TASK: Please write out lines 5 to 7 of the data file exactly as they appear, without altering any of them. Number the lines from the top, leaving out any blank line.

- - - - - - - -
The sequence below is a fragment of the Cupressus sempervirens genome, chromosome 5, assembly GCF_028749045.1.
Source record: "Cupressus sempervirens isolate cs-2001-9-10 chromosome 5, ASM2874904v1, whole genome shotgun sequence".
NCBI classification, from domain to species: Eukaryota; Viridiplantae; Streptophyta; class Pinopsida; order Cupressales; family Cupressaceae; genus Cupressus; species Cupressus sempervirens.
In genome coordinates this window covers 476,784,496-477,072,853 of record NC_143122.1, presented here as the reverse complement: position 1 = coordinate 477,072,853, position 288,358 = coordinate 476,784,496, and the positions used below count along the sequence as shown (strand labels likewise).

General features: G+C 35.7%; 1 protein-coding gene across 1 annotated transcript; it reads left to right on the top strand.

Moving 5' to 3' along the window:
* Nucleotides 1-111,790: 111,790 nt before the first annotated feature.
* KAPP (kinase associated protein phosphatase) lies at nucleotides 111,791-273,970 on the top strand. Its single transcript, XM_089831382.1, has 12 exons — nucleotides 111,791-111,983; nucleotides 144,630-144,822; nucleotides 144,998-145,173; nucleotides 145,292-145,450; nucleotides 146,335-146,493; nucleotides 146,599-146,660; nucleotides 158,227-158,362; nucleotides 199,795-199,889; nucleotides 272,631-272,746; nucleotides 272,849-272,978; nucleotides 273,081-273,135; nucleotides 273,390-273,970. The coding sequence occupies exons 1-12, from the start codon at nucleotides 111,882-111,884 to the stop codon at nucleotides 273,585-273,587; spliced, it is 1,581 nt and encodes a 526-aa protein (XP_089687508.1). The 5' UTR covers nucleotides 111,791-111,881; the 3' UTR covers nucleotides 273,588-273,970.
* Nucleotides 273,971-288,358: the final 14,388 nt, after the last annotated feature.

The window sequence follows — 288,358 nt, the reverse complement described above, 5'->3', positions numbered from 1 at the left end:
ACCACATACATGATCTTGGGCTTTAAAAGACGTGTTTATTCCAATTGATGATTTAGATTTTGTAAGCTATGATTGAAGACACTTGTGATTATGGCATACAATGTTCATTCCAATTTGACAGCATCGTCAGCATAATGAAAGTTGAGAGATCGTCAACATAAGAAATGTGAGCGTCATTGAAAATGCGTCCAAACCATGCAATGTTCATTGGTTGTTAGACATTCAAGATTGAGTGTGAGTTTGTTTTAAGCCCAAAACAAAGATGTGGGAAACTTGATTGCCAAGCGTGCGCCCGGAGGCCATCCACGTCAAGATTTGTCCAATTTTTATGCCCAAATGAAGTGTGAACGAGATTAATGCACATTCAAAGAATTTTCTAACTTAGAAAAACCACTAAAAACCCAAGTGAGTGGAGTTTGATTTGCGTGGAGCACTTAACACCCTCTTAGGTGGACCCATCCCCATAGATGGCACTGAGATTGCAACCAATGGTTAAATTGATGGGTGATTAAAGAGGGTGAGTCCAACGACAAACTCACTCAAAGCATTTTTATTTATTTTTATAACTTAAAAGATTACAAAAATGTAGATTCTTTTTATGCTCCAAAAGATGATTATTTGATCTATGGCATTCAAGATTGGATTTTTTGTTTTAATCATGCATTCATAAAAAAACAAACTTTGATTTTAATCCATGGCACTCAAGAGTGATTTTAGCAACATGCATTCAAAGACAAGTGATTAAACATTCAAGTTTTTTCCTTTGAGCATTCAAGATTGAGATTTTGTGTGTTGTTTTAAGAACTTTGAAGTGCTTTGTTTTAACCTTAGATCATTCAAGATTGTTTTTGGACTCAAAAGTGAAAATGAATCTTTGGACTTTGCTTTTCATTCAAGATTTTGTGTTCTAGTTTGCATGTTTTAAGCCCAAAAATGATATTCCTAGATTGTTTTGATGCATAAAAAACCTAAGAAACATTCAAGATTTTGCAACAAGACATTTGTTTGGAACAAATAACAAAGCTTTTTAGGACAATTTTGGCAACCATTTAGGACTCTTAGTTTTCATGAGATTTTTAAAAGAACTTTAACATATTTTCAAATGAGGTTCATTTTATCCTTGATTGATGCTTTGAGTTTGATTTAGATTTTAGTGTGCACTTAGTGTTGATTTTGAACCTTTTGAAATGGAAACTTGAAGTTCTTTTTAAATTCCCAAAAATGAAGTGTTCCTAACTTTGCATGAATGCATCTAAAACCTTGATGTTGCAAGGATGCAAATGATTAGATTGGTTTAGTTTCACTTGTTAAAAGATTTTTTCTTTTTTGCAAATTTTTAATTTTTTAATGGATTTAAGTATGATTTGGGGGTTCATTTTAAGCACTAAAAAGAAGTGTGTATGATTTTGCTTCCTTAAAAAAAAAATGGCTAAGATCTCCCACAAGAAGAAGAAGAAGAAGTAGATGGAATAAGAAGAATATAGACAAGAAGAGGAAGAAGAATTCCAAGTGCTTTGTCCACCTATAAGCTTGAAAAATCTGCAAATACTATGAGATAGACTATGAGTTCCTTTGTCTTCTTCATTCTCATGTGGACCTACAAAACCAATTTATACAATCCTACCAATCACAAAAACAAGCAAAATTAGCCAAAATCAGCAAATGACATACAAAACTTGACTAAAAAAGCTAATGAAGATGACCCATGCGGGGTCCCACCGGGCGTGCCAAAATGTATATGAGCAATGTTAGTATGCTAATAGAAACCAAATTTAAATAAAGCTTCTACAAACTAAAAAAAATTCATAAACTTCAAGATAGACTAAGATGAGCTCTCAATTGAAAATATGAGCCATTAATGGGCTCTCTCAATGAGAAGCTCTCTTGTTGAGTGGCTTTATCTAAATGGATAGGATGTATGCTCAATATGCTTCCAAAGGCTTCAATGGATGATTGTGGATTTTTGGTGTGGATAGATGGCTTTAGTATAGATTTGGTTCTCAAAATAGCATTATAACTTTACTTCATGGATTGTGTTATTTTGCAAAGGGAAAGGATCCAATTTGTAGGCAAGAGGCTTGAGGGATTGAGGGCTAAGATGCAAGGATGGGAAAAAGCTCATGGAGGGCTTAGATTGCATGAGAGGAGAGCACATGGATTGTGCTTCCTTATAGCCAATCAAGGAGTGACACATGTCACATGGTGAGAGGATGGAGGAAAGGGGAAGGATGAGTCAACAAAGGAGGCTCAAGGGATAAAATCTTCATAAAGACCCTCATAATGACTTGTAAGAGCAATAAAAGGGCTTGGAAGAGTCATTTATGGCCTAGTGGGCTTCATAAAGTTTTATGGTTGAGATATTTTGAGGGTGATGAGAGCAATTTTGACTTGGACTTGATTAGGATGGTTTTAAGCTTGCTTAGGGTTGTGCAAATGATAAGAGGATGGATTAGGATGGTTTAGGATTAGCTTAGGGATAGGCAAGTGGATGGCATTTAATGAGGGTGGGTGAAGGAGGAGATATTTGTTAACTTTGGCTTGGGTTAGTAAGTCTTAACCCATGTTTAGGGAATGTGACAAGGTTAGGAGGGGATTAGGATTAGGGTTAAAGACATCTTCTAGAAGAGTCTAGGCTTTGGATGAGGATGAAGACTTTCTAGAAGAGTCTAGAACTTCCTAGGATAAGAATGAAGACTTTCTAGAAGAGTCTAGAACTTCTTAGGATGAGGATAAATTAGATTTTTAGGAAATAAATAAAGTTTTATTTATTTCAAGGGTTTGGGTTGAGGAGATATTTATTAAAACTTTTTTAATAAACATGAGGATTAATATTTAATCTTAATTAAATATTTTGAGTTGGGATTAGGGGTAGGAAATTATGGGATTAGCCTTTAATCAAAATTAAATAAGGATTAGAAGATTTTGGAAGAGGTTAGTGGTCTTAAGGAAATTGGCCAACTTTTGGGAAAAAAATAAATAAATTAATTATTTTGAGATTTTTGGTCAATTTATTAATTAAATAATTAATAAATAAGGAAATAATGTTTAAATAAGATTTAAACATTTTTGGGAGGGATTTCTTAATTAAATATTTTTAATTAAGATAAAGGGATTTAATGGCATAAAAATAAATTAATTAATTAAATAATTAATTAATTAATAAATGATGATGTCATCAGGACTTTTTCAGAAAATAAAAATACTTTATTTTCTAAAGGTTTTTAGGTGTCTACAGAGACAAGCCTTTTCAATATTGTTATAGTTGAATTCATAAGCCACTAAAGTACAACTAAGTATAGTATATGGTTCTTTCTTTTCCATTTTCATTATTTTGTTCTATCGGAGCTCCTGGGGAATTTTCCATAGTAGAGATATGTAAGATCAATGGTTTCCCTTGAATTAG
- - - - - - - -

General features: G+C 35.7%; 1 protein-coding gene across 1 annotated transcript; it reads left to right on the top strand.

Moving 5' to 3' along the window:
* Nucleotides 1-111,790: 111,790 nt before the first annotated feature.